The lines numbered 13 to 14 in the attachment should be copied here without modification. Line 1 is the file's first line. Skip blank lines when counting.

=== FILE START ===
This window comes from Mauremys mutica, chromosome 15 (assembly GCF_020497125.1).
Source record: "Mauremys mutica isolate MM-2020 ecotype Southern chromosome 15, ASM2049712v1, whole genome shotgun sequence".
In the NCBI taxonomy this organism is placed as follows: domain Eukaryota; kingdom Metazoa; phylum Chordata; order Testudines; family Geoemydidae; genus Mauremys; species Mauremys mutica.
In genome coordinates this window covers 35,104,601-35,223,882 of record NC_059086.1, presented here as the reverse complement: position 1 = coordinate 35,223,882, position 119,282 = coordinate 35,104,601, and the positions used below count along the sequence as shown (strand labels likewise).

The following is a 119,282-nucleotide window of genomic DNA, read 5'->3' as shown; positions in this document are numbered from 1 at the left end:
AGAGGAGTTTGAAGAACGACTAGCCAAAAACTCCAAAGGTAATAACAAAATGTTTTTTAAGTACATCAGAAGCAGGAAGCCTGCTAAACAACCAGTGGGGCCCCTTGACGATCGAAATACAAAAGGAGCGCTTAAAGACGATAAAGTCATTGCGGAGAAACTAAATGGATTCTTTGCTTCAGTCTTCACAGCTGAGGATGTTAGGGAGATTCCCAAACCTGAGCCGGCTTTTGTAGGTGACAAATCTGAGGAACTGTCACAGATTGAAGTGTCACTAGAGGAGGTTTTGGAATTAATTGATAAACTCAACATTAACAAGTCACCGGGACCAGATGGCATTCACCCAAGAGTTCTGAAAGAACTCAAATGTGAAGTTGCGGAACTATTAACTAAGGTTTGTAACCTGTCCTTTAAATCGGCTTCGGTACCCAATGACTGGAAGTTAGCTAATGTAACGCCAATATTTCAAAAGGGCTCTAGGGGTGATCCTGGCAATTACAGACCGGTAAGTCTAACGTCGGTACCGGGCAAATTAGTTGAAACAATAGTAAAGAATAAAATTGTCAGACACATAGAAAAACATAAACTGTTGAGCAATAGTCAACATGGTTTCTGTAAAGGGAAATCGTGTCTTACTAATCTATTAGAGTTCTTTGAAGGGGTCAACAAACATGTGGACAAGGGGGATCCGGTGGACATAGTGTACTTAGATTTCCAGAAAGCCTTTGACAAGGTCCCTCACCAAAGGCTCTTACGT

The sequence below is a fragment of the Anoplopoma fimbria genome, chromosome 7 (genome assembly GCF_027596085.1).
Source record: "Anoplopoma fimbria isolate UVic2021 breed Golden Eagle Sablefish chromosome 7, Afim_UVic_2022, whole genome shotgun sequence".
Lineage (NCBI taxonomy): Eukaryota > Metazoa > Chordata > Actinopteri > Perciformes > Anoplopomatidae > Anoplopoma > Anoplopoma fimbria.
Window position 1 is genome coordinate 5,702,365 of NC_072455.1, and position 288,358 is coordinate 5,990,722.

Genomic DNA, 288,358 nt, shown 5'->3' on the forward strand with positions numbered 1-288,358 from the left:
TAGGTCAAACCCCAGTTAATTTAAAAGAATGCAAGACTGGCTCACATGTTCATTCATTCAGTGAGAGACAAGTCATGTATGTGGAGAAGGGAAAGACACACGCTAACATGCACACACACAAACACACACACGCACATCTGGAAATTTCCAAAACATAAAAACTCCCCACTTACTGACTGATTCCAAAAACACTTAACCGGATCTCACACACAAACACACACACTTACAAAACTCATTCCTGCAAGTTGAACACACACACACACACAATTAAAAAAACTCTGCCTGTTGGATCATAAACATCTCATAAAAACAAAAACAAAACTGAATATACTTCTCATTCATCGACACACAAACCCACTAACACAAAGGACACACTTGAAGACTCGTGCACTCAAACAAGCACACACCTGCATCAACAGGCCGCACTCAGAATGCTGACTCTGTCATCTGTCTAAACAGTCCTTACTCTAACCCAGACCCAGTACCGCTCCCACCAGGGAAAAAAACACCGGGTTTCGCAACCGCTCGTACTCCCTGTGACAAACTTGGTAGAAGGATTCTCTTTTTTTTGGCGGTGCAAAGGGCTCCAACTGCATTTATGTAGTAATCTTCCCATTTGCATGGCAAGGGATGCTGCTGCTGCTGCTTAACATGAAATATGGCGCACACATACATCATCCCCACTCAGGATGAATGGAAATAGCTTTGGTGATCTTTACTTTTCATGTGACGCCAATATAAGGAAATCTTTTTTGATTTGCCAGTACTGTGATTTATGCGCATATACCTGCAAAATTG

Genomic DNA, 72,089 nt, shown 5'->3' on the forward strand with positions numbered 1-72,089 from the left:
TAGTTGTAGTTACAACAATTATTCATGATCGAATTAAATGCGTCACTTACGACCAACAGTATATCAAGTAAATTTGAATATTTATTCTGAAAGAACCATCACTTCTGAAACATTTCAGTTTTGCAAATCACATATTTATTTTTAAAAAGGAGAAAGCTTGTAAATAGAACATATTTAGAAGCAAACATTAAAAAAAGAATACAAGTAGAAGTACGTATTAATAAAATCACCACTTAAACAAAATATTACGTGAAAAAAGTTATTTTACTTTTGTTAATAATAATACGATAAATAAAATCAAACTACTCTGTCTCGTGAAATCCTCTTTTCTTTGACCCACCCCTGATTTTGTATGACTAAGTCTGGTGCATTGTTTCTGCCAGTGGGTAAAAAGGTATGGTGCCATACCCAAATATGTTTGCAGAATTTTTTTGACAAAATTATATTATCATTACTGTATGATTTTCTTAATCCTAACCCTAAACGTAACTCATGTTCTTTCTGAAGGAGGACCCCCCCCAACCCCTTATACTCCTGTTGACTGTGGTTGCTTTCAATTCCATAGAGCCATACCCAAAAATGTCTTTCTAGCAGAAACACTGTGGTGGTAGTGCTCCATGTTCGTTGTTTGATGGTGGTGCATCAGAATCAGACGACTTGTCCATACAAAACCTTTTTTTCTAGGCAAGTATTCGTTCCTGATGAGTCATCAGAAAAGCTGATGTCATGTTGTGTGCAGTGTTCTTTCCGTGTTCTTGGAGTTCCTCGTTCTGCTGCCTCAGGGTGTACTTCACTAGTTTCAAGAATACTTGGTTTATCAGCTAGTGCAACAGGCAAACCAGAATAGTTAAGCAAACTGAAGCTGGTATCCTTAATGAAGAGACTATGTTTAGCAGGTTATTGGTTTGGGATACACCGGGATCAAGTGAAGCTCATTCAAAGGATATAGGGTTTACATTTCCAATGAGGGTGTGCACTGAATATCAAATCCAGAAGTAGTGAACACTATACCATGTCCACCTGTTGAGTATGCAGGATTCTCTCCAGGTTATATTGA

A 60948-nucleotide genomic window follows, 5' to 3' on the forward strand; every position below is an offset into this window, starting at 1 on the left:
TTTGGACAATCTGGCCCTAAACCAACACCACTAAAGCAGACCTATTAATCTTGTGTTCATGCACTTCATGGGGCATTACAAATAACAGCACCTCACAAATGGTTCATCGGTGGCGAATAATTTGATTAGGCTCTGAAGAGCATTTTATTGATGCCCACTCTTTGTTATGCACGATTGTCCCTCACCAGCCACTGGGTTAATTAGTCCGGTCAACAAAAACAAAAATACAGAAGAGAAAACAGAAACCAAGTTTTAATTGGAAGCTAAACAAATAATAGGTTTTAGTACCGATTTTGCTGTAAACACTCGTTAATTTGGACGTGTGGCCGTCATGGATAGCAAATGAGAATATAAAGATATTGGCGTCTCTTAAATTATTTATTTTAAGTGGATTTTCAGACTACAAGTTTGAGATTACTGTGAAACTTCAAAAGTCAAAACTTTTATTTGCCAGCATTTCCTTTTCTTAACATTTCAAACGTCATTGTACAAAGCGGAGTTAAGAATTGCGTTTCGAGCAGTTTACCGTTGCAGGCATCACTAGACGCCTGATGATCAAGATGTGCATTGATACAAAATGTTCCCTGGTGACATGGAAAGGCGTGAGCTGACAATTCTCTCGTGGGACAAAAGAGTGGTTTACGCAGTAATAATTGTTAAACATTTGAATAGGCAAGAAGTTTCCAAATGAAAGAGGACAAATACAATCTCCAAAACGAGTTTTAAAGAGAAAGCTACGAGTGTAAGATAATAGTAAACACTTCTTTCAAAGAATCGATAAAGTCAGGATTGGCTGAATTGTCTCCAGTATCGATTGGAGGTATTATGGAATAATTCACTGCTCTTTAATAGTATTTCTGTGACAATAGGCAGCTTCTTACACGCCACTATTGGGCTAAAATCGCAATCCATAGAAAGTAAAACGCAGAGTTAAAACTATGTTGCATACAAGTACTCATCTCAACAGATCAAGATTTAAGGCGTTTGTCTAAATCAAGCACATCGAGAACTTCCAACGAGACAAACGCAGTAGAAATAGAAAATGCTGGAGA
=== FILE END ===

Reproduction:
Genomic DNA, 72,089 nt, shown 5'->3' on the forward strand with positions numbered 1-72,089 from the left:
TAGTTGTAGTTACAACAATTATTCATGATCGAATTAAATGCGTCACTTACGACCAACAGTATATCAAGTAAATTTGAATATTTATTCTGAAAGAACCATCACTTCTGAAACATTTCAGTTTTGCAAATCACATATTTATTTTTAAAAAGGAGAAAGCTTGTAAATAGAACATATTTAGAAGCAAACATTAAAAAAAGAATACAAGTAGAAGTACGTATTAATAAAATCACCACTTAAACAAAATATTACGTGAAAAAAGTTATTTTACTTTTGTTAATAATAATACGATAAATAAAATCAAACTACTCTGTCTCGTGAAATCCTCTTTTCTTTGACCCACCCCTGATTTTGTATGACTAAGTCTGGTGCATTGTTTCTGCCAGTGGGTAAAAAGGTATGGTGCCATACCCAAATATGTTTGCAGAATTTTTTTGACAAAATTATATTATCATTACTGTATGATTTTCTTAATCCTAACCCTAAACGTAACTCATGTTCTTTCTGAAGGAGGACCCCCCCCAACCCCTTATACTCCTGTTGACTGTGGTTGCTTTCAATTCCATAGAGCCATACCCAAAAATGTCTTTCTAGCAGAAACACTGTGGTGGTAGTGCTCCATGTTCGTTGTTTGATGGTGGTGCATCAGAATCAGACGACTTGTCCATACAAAACCTTTTTTTCTAGGCAAGTATTCGTTCCTGATGAGTCATCAGAAAAGCTGATGTCATGTTGTGTGCAGTGTTCTTTCCGTGTTCTTGGAGTTCCTCGTTCTGCTGCCTCAGGGTGTACTTCACTAGTTTCAAGAATACTTGGTTTATCAGCTAGTGCAACAGGCAAACCAGAATAGTTAAGCAAACTGAAGCTGGTATCCTTAATGAAGAGACTATGTTTAGCAGGTTATTGGTTTGGGATACACCGGGATCAAGTGAAGCTCATTCAAAGGATATAGGGTTTACATTTCCAATGAGGGTGTGCACTGAATATCAAATCCAGAAGTAGTGAACACTATACCATGTCCACCTGTTGAGTATGCAGGATTCTCTCCAGGTTATATTGA